I'm finally settling in and finding time to write my Comrades race report.
Our team arrived in Durban, South Africa after an all night trek departing from Rwanda, flying through Nairobi, Kenya and eventually landing in Durban early Friday afternoon. After checking into the hotel we made our way to the expo and picked up our race packets. I was excited to see my orange bib which served as an indicator to other runners that I was running my second straight Comrades and was hoping to complete the back-to-back challenge. The different colored race numbers are one nice feature of the race, all internationals get blue numbers, back-to-back orange numbers, ten time finishers earn the coveted green number and have their race number is retired from circulation and belongs to them, there are other colors too for people who have completed, 20, 25, 30 and even 40 races!
After a great night's sleep on Friday it was a relaxing Saturday morning with a short walk along the beach and lunch with friends at Durban Country Club before heading to Pietermaritzburg and an overnight in a school dorm. I was thrilled I had brought eye shades and noie cancelling headphones as it allowed me to fall asleep in the room we shared with a few South Africans, one of whom snored like a freight train. So much so that by the time I woke the rest of our team had moved to different rooms!
Rolling out of bed at 3:00 I got myself dressed and made my way downstairs for breakfast which consisted of toast, juice, fruit and coffee. After double checking my gear our team got on our bus at 4:30 and were headed for the start line. As we climbed off the bus my level of excitement was building and entering the starting corral I could feel the air around was buzzing with energy as we anticipated the start at 5:30.
With 15 minutes to go I the Shosholoza began to play and everyone was singing heartily. This was followed by the South African national anthem, again well sung by the runners, after which the theme from Chariots of Fire filled the air... silence... cock crow... gun! We're off.
It's dark, still an hour and half to sun up and the wind is blowing, the temperature is 48 degrees. I'm loving it, everything feels easy as we make our way through the streets and out of the city. After the beating Polly Shorts gave me last year it was very pleasant to run her down hill and near the beginning this year. After Polly Shorts we began the climb to Umlaas Road, the highest point on the course. We were really feeling the wind at this point but it was still fairly easy going as were only about 20k into the 90k race.
I wish I could say that it was all downhill from this point, as this was a down run year, but that's jsut not the case. I was running with another member of our team and while we hadn't discussed it before we decided we'd run the whole thing together.
The next big hill was Inchanga, easy running down but steep on the upside. We took it in stride and were on pace for just over a 10 hour finish. The run down into Drummond and halfway felt really comfortable and I was celebrating that I made it to the halfway point feeling very strong with no aches or pains. What a difference a year makes, last year both calves had cramped on me and I was struggling to make it through the second half of the race.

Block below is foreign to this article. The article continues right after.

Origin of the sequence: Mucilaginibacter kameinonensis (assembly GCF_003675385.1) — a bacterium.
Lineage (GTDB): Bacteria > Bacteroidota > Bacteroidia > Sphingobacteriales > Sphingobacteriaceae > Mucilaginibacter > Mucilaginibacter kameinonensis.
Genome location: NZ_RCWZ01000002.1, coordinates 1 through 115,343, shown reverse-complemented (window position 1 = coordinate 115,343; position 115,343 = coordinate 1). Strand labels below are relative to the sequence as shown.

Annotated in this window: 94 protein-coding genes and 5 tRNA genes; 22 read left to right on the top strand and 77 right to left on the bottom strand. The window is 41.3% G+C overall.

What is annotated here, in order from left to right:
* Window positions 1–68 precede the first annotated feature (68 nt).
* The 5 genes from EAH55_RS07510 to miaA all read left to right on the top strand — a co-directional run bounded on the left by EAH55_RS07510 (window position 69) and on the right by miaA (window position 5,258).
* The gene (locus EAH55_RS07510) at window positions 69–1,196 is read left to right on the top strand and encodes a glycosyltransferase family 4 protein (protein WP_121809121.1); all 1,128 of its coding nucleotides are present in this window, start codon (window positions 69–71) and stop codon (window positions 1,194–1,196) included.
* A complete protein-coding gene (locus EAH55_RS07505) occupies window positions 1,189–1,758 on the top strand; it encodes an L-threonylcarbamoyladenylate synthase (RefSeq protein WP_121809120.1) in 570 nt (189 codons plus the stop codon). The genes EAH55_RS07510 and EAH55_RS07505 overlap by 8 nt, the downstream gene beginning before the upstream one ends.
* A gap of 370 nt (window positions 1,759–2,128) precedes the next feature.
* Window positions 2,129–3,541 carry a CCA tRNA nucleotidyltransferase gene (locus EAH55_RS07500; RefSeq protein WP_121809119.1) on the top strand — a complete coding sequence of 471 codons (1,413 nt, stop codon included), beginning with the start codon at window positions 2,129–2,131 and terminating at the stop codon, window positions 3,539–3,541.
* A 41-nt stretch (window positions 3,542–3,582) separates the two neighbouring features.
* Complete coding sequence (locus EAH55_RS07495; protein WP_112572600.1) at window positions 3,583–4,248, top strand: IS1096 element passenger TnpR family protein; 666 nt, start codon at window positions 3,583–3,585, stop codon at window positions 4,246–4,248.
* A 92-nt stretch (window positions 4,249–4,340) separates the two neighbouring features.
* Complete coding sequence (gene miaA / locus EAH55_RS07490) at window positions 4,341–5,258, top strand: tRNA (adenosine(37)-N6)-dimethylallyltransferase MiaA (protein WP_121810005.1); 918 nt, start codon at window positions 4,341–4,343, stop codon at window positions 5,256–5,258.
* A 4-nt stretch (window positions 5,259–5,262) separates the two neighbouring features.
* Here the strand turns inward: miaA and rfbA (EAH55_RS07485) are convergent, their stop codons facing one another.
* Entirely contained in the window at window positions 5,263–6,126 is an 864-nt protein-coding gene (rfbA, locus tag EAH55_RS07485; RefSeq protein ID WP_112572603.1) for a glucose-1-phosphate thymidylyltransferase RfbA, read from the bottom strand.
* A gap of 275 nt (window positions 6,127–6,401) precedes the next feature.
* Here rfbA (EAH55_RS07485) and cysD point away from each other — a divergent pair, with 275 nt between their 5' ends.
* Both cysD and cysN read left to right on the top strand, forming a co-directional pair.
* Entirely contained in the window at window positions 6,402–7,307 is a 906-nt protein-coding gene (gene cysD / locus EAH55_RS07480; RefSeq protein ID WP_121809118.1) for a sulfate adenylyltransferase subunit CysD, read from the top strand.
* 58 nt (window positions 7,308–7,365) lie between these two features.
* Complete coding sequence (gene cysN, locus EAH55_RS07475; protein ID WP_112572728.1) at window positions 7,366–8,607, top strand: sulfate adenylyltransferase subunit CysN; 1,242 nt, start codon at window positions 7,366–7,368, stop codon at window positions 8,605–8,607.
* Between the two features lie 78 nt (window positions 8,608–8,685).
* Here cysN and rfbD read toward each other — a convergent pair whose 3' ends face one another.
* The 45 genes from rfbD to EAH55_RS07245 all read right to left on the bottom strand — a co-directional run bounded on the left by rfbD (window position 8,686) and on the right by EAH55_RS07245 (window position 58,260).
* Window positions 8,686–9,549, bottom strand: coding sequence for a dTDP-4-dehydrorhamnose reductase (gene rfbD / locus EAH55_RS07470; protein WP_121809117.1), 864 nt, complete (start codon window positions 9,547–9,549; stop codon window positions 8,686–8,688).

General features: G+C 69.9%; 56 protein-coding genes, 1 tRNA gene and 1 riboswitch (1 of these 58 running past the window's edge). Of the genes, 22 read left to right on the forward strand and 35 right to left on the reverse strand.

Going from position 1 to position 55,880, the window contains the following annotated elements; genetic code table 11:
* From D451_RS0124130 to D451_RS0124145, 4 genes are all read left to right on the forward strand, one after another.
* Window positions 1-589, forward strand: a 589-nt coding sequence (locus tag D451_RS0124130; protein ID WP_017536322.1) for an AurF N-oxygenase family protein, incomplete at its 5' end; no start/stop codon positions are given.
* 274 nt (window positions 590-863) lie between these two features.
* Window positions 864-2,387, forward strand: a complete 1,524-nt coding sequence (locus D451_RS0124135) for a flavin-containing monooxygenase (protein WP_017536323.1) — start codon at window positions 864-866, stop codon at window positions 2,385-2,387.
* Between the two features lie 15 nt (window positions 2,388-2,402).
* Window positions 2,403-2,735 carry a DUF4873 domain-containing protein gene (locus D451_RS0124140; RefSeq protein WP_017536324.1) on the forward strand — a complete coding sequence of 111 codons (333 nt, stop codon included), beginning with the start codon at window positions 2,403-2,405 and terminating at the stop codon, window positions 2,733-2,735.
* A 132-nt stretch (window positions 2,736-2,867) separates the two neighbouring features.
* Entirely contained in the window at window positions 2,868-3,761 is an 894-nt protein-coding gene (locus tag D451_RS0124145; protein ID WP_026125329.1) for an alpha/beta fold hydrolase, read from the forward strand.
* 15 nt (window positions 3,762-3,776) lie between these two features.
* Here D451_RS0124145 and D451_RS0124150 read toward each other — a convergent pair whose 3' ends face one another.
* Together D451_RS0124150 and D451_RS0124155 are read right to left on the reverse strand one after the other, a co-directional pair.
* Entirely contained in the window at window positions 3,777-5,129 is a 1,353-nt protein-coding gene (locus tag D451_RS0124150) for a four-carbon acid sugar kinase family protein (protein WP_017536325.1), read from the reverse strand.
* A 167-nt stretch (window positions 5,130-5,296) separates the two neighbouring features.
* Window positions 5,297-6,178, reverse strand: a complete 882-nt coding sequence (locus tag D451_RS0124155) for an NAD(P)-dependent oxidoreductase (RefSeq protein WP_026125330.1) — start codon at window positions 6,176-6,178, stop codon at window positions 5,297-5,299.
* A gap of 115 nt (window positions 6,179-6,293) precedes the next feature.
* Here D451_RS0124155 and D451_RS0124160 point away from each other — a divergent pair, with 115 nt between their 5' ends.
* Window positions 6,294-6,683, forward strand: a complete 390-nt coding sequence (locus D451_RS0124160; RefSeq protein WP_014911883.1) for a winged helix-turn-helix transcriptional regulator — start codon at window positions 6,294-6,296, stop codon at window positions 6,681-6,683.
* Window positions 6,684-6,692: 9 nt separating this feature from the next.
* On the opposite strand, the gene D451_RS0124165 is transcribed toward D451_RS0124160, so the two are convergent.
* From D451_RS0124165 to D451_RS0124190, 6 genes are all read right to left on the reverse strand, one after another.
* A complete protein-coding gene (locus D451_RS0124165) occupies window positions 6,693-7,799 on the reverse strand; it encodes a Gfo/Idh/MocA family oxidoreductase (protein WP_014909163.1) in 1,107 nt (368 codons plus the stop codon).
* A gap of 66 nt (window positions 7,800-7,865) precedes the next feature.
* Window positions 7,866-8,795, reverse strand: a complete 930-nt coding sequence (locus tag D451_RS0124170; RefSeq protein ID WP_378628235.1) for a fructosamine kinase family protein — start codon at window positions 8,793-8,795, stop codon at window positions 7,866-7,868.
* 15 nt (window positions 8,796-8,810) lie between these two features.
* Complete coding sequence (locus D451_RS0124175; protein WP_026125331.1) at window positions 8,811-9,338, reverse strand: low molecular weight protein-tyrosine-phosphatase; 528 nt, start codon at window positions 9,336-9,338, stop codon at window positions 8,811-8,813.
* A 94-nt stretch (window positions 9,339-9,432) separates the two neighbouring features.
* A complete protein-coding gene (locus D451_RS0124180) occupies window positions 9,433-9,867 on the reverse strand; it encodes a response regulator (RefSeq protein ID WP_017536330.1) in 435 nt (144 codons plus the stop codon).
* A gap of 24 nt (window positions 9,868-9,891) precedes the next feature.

As we made our way past the Ethembeni school for the disabled I slowed to a walk, even though it was downhill. Taking time to give every kid a high-five and even a few hugs was definitely a highlight of the day.
As we climbed out of Drummond my fellow Comrade was starting to hurt, problems with his knee and some nausea issues. We slowed to a walk and I assured him we would make it to the finish, we could walk it in if we had to, and from the previous year's experience I knew this was true. On we plodded, one step at a time. As my friend Rusty likes to say, "one step closer to the finish is... one step closer to the finish!"
The goal of a 10 hour finish quickly vanished and the new focus was on getting both of us to the end within the 12 hour time limit.
The climb to the top of Botha's hill was a long one but we managed to get there and ran down the other side of the hill now looking at possibly breaking an 11 hour pace. As we reached to top of Field's Hill we breathed a sigh of relief and started down it at a comfortable jog. The eleven hour pace group caught us here and then we passed them further down the hill. I asked my Comrade if he wanted to stick with the group, we tried for a while but then we let them go. They looked like they'd finish around 10:45.
When we arrived at Cowies Hill we took a leisurely walk to the top before a run/walk down the other side. This was the last of the running my Comrade would do in the race, I found myself having to run the downhills just because walking them hurt to much. At the bottom of each hill I'd wait and on we'd go together.
As we entered the streets of Durban the sun was beginning to set and it was a beautiful late afternoon. We paused and took our pictures with 1k to go. We had 40 minutes left! I remembered from the previous year how much I enjoyed my time in the stadium as the last quarter mile was on grass in front of the crowds so I left my Comrade to allow him his moment and ran on to wait for him at the finish.
I was ecstatic as I crossed the line, I run Comrades back-to-back. I'd made it but more than that, we'd made it. Over the final half-hour hundreds of others crossed the line, one couple came in after us holding hands, he'd run 23 Comrades and she'd jsut finished her 20th!
This is a race about friendship, participation and getting yourself and others to the finish. Comrades really is the greatest race on the planet.
On Tuesday I'll be on my way to Rwanda. In 1994 Rwanda was decimated by genocide during which some 10% of the population was murdered over a period of 90 days. In terms of the numbers of dead it would be the equivalent of killing the entire population of Dallas between now and August.